• Who likes to maintain the mulch or fencing or other tidy up tasks?

Communicating needs is key to growing a healthy garden and making lasting connections for you and your family.



Notes:

  • This series will continue to follow the seasons and growing patterns according to living here in a Zone 5 northern New England climate and you’ll need to adjust accordingly.
  • The specific gardening needs you have can simply be answered using your favorite search engine online seeking DIY instructions as well as library eBooks and audiobooks (especially as we are all asked to continue to P.L.A.Y. in Place at the time of this posting).
  • P.L.A.Y. is here to encourage you and your family on your gardening journey simply by posting some of our experiences as inspiration and basic prompts to growing food and flowers.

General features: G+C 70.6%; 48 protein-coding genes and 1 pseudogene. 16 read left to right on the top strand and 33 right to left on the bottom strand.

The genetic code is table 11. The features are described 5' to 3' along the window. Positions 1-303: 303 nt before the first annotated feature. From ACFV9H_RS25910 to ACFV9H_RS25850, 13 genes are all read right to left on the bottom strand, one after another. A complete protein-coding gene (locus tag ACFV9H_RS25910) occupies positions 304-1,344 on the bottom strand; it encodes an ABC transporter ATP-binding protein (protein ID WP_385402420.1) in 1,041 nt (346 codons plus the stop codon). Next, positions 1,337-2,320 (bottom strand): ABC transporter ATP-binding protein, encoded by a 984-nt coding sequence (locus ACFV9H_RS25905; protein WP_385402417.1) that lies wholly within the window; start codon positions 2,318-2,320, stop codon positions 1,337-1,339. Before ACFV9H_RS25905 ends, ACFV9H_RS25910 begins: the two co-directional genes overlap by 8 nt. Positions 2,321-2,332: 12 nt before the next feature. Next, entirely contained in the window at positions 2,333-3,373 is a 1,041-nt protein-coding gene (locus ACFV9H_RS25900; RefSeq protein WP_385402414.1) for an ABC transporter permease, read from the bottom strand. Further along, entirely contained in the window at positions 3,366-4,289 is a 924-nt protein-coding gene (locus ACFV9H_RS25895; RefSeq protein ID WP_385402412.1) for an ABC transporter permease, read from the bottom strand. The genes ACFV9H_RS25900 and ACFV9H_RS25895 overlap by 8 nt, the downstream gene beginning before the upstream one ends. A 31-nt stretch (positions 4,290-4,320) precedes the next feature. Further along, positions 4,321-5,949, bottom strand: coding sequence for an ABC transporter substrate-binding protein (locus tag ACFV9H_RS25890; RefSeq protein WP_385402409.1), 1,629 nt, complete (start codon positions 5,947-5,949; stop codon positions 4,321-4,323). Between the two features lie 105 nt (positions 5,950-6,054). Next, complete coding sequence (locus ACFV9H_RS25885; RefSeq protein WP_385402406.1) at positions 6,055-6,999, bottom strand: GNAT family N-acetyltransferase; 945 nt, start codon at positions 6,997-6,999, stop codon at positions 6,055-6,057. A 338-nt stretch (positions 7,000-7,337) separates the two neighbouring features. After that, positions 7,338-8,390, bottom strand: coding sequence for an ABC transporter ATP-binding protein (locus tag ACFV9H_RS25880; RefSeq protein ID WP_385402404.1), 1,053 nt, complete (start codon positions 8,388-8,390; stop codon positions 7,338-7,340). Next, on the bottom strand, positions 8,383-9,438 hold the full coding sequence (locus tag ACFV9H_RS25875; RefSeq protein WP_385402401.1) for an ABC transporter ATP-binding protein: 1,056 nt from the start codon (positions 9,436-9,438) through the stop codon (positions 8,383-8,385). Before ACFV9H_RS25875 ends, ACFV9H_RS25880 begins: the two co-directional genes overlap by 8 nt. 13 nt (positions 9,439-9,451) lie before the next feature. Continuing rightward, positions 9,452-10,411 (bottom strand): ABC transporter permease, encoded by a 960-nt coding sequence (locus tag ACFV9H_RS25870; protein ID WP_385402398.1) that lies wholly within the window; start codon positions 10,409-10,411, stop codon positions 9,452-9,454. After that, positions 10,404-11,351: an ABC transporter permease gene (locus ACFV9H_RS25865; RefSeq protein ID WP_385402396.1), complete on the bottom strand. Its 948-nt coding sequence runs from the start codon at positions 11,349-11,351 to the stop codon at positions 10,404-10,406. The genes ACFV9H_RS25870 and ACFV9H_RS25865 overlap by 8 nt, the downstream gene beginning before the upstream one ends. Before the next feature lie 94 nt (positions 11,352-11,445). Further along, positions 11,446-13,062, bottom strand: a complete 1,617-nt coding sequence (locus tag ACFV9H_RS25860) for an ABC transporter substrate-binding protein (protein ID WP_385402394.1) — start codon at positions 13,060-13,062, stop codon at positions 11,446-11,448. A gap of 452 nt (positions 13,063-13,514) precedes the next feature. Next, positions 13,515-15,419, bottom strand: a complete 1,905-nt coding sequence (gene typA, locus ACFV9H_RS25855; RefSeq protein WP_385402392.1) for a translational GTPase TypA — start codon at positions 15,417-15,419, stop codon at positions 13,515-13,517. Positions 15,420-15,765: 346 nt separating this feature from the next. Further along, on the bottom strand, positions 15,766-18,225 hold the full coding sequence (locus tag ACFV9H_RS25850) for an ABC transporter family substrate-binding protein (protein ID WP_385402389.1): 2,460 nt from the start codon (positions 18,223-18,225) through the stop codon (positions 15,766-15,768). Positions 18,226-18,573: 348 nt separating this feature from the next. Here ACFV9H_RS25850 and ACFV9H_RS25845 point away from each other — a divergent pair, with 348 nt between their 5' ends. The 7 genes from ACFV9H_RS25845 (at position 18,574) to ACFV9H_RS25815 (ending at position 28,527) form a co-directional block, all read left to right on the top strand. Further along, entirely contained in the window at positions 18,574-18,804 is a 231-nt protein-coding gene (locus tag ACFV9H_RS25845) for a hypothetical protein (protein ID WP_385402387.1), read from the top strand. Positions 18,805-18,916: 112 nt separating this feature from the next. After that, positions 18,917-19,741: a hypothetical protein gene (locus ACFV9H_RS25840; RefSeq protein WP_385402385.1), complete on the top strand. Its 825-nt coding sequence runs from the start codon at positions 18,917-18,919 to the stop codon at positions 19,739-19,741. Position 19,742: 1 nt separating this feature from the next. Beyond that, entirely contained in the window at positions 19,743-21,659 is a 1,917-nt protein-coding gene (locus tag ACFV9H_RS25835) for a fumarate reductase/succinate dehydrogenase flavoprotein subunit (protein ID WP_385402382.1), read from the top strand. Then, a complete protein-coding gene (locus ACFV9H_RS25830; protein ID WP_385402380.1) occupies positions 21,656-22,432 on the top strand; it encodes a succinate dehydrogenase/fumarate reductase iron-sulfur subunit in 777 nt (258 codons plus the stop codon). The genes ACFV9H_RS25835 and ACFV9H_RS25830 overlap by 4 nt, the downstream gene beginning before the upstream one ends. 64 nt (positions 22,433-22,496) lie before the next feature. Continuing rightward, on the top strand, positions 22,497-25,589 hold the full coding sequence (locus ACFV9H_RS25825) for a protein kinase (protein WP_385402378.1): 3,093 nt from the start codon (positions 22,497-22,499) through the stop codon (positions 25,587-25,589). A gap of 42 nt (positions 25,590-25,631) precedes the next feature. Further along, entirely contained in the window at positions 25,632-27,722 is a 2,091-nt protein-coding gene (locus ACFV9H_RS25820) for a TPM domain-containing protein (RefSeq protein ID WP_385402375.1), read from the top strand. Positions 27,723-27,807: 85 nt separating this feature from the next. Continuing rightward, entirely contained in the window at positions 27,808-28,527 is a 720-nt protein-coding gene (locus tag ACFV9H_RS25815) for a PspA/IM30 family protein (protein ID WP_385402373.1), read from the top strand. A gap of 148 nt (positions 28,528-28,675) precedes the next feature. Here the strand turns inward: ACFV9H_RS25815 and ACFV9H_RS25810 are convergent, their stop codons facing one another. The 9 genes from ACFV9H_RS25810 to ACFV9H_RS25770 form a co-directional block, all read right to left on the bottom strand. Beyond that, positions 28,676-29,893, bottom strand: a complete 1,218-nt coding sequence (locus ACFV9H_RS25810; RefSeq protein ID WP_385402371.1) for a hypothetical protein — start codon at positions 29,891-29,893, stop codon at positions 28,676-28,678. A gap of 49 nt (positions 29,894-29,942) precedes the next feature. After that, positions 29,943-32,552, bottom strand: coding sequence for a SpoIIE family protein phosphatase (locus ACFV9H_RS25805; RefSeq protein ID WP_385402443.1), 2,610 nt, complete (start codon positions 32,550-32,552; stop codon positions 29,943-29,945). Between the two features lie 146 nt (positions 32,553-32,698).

More P.L.A.Y. in Place with a Plan Family Gardening HERE


This P.L.A.Y. series is for everyone! Pass it on!

  • If you are new to gardening this series is designed to encourage you and your family to take small steps towards growing foods and flowers of any kind and any amount.
  • If you’ve tinkered with gardening in the past and things didn’t always work out this series is here to encourage you to try again AND do it as a family focusing on each individuals strengths to help it all come together.
  • This series will offer up suggestions for basic leaping off points where you and your family can begin and choose to deep dive or keep it simple in the world of gardening.
  • Most of all this series will be a source of encouragement and hopefully an inspiration to simply get in the dirt (aka garden) and P.L.A.Y. and the rest will “bee what it will bee”.

Simply BEE!